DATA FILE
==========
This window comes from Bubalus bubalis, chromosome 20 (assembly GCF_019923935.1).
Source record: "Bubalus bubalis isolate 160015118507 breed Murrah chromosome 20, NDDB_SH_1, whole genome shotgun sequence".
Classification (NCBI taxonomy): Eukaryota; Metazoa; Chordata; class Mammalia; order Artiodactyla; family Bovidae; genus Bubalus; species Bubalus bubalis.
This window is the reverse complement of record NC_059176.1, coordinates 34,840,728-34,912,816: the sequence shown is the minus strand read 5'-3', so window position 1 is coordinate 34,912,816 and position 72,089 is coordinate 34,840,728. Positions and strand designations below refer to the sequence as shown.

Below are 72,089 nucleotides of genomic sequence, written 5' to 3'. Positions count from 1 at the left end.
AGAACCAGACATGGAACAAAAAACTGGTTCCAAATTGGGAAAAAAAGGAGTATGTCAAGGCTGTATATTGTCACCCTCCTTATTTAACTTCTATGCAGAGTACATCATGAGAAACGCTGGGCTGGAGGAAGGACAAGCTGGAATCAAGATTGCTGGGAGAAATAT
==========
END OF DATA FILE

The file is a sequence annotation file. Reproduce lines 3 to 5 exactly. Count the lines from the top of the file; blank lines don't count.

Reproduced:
Classification (NCBI taxonomy): Eukaryota; Metazoa; Chordata; class Mammalia; order Artiodactyla; family Bovidae; genus Bubalus; species Bubalus bubalis.
This window is the reverse complement of record NC_059176.1, coordinates 34,840,728-34,912,816: the sequence shown is the minus strand read 5'-3', so window position 1 is coordinate 34,912,816 and position 72,089 is coordinate 34,840,728. Positions and strand designations below refer to the sequence as shown.

Below are 72,089 nucleotides of genomic sequence, written 5' to 3'. Positions count from 1 at the left end.